Logo of bmcmicrBioMed Centralsearchsubmit a manuscriptregisterthis articleBMC Microbiology
BMC Microbiol. 2009; 9: 1.
Published online Jan 3, 2009. doi:  10.1186/1471-2180-9-1
PMCID: PMC2631447

Large scale multiplex PCR improves pathogen detection by DNA microarrays

Abstract

Background

Medium density DNA microchips that carry a collection of probes for a broad spectrum of pathogens, have the potential to be powerful tools for simultaneous species identification, detection of virulence factors and antimicrobial resistance determinants. However, their widespread use in microbiological diagnostics is limited by the problem of low pathogen numbers in clinical specimens revealing relatively low amounts of pathogen DNA.

Results

To increase the detection power of a fluorescence-based prototype-microarray designed to identify pathogenic microorganisms involved in sepsis, we propose a large scale multiplex PCR (LSplex PCR) for amplification of several dozens of gene-segments of 9 pathogenic species. This protocol employs a large set of primer pairs, potentially able to amplify 800 different gene segments that correspond to the capture probes spotted on the microarray. The LSplex protocol is shown to selectively amplify only the gene segments corresponding to the specific pathogen present in the analyte. Application of LSplex increases the microarray detection of target templates by a factor of 100 to 1000.

Conclusion

Our data provide a proof of principle for the improvement of detection of pathogen DNA by microarray hybridization by using LSplex PCR.

Background

Clinical microbiological diagnostics, environmental survey, food quality control and biodefence strategies have a common keystone: accurate and rapid identification of pathogenic microorganisms. Several molecular biology-based methods have been recently developed for microbial diagnostics and offer noticeable advantages over conventional techniques in microbiology. Among the molecular biology-based methods, DNA microarray technology presents the potential of direct and rapid identification of multiple DNA sequences [1-7]. A microarray displaying DNA probes corresponding to a collection of genes of a broad spectrum of pathogens is a powerful tool for simultaneous species identification, detection of virulence factors and antimicrobial resistance determinants [2]. Major drawbacks in using DNA microarrays as a standard technique for pathogen detection are linked to the low representation of pathogen DNA in the analytes, but also to the relatively low sensitivity of fluorescence-based microarrays. The amount of specific pathogen DNA present in clinical, environmental, and food samples is sometimes as low as few femtograms [8-14], while the detection limit for genomic DNA in fluorescence-based microarrays, without any pre-amplification, is in the range of micrograms to nanograms [1,3,4,7,15].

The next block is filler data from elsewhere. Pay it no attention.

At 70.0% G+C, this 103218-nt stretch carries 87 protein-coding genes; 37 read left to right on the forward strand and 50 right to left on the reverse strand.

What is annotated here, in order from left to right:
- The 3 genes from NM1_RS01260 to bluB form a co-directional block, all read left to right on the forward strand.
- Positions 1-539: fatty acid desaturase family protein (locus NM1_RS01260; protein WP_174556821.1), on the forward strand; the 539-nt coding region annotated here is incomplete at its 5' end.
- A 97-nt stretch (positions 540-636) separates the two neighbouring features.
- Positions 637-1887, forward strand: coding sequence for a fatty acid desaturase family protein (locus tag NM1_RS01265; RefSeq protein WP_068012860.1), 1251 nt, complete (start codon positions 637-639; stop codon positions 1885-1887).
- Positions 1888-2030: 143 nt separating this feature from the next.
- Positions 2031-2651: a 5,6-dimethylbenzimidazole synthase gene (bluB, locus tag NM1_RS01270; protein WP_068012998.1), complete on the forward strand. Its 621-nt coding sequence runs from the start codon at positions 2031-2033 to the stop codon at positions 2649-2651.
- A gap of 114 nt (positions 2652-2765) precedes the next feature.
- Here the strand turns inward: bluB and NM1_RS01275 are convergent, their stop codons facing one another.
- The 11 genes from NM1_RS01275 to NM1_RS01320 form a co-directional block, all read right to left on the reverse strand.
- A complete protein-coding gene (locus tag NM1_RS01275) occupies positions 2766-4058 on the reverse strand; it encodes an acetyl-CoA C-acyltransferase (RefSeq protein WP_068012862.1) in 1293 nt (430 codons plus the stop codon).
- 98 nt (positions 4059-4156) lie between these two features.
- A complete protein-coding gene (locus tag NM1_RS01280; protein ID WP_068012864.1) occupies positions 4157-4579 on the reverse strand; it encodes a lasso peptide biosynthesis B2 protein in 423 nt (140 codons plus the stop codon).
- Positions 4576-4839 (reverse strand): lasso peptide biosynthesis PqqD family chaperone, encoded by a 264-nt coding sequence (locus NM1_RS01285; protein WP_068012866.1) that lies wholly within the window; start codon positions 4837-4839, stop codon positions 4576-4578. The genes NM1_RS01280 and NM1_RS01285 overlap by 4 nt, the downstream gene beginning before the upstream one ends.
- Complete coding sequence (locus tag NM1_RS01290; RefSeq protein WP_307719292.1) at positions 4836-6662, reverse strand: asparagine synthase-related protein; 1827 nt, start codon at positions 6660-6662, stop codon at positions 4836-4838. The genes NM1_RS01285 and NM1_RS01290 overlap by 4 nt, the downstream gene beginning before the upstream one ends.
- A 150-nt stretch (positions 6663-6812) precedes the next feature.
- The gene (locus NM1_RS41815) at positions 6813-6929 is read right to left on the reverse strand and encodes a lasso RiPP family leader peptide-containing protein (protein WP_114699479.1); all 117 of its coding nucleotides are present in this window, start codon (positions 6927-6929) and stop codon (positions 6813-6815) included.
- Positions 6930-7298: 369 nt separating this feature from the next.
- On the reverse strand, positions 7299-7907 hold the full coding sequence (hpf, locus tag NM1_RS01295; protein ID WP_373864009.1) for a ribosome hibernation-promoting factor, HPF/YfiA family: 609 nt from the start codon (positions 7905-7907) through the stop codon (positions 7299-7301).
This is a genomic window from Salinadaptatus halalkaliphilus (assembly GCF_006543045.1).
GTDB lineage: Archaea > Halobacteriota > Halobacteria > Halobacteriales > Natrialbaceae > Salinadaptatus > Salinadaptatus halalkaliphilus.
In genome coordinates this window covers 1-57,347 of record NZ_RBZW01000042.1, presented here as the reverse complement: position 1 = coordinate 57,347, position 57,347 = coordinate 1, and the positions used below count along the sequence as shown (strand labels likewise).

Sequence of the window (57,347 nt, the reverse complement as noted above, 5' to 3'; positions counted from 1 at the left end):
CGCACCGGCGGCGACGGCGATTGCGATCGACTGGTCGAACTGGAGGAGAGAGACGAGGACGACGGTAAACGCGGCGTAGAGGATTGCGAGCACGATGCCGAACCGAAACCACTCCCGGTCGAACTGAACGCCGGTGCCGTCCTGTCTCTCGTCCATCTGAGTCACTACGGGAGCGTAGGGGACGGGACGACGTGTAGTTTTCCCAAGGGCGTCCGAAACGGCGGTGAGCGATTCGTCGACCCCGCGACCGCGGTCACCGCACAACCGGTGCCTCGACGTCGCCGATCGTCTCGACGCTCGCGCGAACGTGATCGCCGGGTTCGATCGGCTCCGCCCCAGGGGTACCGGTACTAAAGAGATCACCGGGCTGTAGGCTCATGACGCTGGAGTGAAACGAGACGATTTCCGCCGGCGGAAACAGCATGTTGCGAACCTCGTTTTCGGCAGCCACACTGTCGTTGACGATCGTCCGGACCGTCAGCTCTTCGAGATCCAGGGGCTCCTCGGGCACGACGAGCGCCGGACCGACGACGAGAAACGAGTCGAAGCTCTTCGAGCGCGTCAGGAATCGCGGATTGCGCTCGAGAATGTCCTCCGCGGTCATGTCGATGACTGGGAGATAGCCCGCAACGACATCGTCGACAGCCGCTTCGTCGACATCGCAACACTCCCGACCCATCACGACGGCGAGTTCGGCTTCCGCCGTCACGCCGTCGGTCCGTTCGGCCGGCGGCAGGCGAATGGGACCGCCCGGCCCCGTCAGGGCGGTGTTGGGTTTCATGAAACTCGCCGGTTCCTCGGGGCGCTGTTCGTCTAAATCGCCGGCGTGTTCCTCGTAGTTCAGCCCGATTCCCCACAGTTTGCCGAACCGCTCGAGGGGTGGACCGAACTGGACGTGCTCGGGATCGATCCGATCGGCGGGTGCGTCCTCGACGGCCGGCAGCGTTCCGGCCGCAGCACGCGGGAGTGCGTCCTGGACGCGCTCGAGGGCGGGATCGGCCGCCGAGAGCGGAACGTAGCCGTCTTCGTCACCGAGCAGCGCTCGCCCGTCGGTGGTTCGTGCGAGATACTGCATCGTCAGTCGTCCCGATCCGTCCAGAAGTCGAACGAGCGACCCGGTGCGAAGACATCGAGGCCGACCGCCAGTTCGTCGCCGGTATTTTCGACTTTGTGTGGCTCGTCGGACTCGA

A solution to overcome this intrinsic weakness of fluorescence-based microarrays is to specifically amplify the pathogen DNA fraction in the sample in order to increase the sensitivity level of detection. The question of random or selective pathogen DNA amplification prior to DNA microarray detection has been already addressed [16] and applications of multiplex PCR using a small number of primer pairs corresponding to the capture probes on low density microarrays have been published [16,5,6,16-18]. We present here a further development of this approach, by proposing a large scale multiplex PCR adapted to the format of a prototype medium density microarray developed in our laboratory, employing up to 800 specific primer pairs. The limiting conditions for the LSplex PCR protocol are empirically determined and the resulting amplification biases are evaluated.

Methods

Strains of microorganisms used for the preparation of DNA templates